Blacktown is at the heart of one of the greatest health epidemics of the 21st century, with the latest figures showing diabetes rates are worse than previously thought.
In less than a year of ground-breaking targeted testing at Blacktown Hospital, almost 12,000 people have been identified as having type 2 diabetes or being at high risk of diabetes.
Of the 26,000 people tested as part of routine blood checks in the hospital’s emergency department, 17 per cent were diabetic and 28 per cent were pre-diabetic, meaning they could soon develop the disease.
Western Sydney Diabetes director, Professor Glen Maberly, said the rate of diabetes in the adult population of western Sydney could be as high as one in ten.
“If data emerging from this targeted testing holds consistent across the community, diabetes is a far bigger problem than anybody has anticipated,” he said.
“Previous estimations have been around six per cent. We don’t know for sure, we’re trying to find out, but it seems like it’s a bigger problem.”
Western Sydney Diabetes has worked with 180 doctors at 40 practices in the past year to improve management of diabetes. Professor Maberly has urged doctors and residents to take advantage of the government-subsidised blood test.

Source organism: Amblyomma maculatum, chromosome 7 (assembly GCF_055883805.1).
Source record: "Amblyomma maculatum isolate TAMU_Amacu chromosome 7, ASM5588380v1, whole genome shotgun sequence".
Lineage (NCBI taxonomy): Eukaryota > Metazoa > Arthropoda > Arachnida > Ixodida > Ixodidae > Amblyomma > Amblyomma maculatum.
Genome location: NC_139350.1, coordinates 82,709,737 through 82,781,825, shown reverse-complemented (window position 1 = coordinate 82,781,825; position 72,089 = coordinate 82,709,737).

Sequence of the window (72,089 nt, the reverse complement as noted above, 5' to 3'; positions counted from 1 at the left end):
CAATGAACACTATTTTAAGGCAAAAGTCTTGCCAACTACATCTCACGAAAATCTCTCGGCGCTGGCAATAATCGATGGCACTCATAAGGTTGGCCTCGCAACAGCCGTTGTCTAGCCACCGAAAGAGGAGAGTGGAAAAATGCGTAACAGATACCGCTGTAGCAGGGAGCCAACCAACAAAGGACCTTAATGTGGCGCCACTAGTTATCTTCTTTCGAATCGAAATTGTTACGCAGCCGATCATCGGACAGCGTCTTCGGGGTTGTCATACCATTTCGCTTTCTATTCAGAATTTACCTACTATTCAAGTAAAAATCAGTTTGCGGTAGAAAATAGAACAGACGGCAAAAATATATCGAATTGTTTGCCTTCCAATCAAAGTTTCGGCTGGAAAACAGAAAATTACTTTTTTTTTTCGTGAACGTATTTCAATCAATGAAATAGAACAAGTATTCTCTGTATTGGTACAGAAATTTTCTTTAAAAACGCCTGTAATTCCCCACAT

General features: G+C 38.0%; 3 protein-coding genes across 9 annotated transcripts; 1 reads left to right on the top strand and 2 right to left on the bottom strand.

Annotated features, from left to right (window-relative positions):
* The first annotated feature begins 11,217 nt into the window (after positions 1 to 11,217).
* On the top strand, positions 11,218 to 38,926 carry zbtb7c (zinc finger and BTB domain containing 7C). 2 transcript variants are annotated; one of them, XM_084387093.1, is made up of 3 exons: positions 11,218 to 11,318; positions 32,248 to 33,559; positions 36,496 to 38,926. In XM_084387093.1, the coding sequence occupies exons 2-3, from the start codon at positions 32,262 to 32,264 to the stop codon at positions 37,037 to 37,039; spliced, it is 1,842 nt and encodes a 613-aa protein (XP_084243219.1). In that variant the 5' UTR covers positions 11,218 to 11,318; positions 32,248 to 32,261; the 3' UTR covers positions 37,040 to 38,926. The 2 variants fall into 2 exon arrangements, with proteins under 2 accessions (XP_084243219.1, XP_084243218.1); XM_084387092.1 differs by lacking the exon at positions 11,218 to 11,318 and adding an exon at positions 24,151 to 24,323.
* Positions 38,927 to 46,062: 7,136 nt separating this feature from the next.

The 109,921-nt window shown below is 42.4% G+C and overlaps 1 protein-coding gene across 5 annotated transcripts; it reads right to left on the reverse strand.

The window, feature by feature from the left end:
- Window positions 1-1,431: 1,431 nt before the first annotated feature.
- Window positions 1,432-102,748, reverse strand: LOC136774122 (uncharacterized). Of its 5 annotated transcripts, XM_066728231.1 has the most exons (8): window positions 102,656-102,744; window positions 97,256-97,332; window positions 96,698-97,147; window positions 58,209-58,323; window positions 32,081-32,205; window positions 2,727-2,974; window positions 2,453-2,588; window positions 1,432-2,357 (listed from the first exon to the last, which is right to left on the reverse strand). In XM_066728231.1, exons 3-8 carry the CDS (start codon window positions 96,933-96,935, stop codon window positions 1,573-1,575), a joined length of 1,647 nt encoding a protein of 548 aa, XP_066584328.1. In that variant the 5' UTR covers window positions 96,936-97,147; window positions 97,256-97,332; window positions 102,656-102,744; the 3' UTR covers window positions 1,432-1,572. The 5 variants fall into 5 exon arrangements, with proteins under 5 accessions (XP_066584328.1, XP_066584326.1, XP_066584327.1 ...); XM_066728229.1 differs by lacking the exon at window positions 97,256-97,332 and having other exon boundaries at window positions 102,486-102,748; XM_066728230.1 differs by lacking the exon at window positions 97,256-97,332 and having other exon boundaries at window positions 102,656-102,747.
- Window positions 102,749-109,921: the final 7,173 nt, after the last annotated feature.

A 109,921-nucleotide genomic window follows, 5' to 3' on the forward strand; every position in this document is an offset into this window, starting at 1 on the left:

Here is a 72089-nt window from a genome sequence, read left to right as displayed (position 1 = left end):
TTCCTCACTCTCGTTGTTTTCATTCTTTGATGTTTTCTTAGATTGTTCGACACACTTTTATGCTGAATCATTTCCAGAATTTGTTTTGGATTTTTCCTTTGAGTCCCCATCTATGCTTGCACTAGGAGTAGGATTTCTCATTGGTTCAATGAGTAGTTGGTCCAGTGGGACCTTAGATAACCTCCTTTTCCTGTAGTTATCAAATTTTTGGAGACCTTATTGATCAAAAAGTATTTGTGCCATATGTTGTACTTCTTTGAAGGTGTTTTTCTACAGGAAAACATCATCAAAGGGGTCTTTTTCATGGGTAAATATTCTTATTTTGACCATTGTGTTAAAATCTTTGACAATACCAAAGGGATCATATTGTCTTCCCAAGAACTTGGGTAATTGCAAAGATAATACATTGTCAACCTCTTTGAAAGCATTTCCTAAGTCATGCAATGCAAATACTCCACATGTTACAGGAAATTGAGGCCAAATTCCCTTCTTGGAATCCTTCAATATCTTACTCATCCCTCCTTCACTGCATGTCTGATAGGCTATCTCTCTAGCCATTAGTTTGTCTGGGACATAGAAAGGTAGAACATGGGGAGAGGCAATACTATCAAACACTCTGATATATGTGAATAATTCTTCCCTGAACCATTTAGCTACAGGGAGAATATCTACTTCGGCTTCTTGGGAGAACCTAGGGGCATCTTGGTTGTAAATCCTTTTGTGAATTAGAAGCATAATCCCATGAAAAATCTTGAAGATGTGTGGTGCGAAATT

“If you’re over 20, you’re overweight and you live in western Sydney, it would be worthwhile going to the GP and asking to have a diabetes test,” he said.
One in five people admitted to Blacktown Hospital had diabetes – a figure that shoots up to 42 per cent in the cardiology ward.
Professor Maberly said the average person with diabetes costs the health system $16,000 per year, while every $1 invested in prevention would return at least $3-$4 in savings. The average pre-diabetic patient can reduce their risk of developing diabetes by 30 per cent if they lose just two kilograms.
The expert said he is in favour of a sugar tax and other “big levers” the federal government could pull, but said it must be accompanied by serious action from stakeholders including local and state government, schools, sport clubs and the food sector.
“We won’t beat diabetes through the medical system,” Professor Maberly said.